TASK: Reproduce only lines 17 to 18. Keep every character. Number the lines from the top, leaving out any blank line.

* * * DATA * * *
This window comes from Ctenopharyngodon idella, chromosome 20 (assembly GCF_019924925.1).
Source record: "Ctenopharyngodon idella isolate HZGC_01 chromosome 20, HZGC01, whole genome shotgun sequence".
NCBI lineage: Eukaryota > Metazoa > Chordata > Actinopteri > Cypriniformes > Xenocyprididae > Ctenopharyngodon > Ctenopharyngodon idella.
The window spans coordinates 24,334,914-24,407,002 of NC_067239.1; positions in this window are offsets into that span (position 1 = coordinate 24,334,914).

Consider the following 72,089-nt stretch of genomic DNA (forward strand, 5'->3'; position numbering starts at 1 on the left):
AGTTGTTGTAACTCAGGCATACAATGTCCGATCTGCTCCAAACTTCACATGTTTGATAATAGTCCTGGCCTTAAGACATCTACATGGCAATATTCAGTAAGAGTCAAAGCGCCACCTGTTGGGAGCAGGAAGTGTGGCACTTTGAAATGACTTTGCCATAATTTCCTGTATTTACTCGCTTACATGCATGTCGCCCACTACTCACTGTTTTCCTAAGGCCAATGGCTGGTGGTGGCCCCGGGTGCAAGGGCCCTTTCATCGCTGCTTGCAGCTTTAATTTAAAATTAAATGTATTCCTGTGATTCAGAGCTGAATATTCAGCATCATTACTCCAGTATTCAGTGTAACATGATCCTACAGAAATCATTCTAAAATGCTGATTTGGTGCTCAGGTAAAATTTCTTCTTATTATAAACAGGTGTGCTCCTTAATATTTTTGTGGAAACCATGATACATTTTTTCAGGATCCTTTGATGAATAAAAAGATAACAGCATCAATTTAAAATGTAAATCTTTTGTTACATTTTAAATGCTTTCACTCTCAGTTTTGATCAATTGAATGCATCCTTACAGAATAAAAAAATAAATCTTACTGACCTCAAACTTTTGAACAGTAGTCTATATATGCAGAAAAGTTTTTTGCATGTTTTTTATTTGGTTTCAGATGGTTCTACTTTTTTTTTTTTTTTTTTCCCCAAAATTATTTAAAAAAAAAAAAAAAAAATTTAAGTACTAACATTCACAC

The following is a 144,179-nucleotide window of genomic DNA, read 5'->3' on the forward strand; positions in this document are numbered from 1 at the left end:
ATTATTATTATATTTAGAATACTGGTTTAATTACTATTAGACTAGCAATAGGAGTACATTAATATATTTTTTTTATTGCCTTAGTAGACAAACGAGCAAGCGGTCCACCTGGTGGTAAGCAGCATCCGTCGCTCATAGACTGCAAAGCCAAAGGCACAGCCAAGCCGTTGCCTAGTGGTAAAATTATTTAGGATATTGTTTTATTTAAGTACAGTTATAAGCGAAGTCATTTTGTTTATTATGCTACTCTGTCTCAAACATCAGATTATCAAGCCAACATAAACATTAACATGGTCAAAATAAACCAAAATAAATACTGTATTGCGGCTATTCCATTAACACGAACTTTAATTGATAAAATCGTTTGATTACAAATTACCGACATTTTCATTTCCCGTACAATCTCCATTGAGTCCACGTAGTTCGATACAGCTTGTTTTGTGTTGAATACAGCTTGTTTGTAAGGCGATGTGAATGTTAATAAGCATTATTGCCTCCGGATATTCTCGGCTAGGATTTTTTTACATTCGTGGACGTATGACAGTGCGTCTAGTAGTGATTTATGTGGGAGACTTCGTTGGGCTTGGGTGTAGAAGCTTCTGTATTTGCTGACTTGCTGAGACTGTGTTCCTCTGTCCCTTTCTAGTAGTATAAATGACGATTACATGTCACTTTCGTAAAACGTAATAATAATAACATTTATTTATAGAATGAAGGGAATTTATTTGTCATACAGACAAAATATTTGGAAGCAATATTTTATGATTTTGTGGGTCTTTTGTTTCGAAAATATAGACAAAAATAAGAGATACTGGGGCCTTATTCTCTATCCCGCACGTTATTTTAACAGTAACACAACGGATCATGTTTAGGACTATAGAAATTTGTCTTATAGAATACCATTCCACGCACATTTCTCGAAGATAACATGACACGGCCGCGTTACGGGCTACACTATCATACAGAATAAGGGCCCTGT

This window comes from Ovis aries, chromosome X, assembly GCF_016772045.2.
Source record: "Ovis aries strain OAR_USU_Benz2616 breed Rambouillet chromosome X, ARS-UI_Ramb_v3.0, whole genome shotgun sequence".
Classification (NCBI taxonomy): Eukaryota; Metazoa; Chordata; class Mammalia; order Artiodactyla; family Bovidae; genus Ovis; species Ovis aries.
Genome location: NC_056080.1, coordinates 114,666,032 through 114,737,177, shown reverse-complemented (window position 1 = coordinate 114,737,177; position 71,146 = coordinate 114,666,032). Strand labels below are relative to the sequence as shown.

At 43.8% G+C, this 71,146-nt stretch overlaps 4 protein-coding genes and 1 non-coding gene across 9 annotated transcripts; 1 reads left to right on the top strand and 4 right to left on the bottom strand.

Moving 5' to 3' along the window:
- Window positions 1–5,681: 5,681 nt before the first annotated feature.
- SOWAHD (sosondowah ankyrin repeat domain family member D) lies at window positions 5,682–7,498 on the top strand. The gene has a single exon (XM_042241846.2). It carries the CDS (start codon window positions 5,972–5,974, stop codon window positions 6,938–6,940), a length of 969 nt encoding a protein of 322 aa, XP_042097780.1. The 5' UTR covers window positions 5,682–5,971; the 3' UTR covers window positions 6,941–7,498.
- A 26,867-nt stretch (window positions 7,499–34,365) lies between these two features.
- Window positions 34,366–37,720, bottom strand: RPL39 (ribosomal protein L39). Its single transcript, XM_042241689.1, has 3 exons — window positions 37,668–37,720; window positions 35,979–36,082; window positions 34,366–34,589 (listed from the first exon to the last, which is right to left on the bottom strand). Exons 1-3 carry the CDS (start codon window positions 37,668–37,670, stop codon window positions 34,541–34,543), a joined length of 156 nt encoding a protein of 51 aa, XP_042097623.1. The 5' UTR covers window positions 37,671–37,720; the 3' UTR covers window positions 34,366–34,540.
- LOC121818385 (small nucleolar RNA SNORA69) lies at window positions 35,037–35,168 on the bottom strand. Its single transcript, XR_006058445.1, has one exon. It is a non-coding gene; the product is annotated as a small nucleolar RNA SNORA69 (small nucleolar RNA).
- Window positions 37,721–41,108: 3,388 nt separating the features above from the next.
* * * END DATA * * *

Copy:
- A 26,867-nt stretch (window positions 7,499–34,365) lies between these two features.
- Window positions 34,366–37,720, bottom strand: RPL39 (ribosomal protein L39). Its single transcript, XM_042241689.1, has 3 exons — window positions 37,668–37,720; window positions 35,979–36,082; window positions 34,366–34,589 (listed from the first exon to the last, which is right to left on the bottom strand). Exons 1-3 carry the CDS (start codon window positions 37,668–37,670, stop codon window positions 34,541–34,543), a joined length of 156 nt encoding a protein of 51 aa, XP_042097623.1. The 5' UTR covers window positions 37,671–37,720; the 3' UTR covers window positions 34,366–34,540.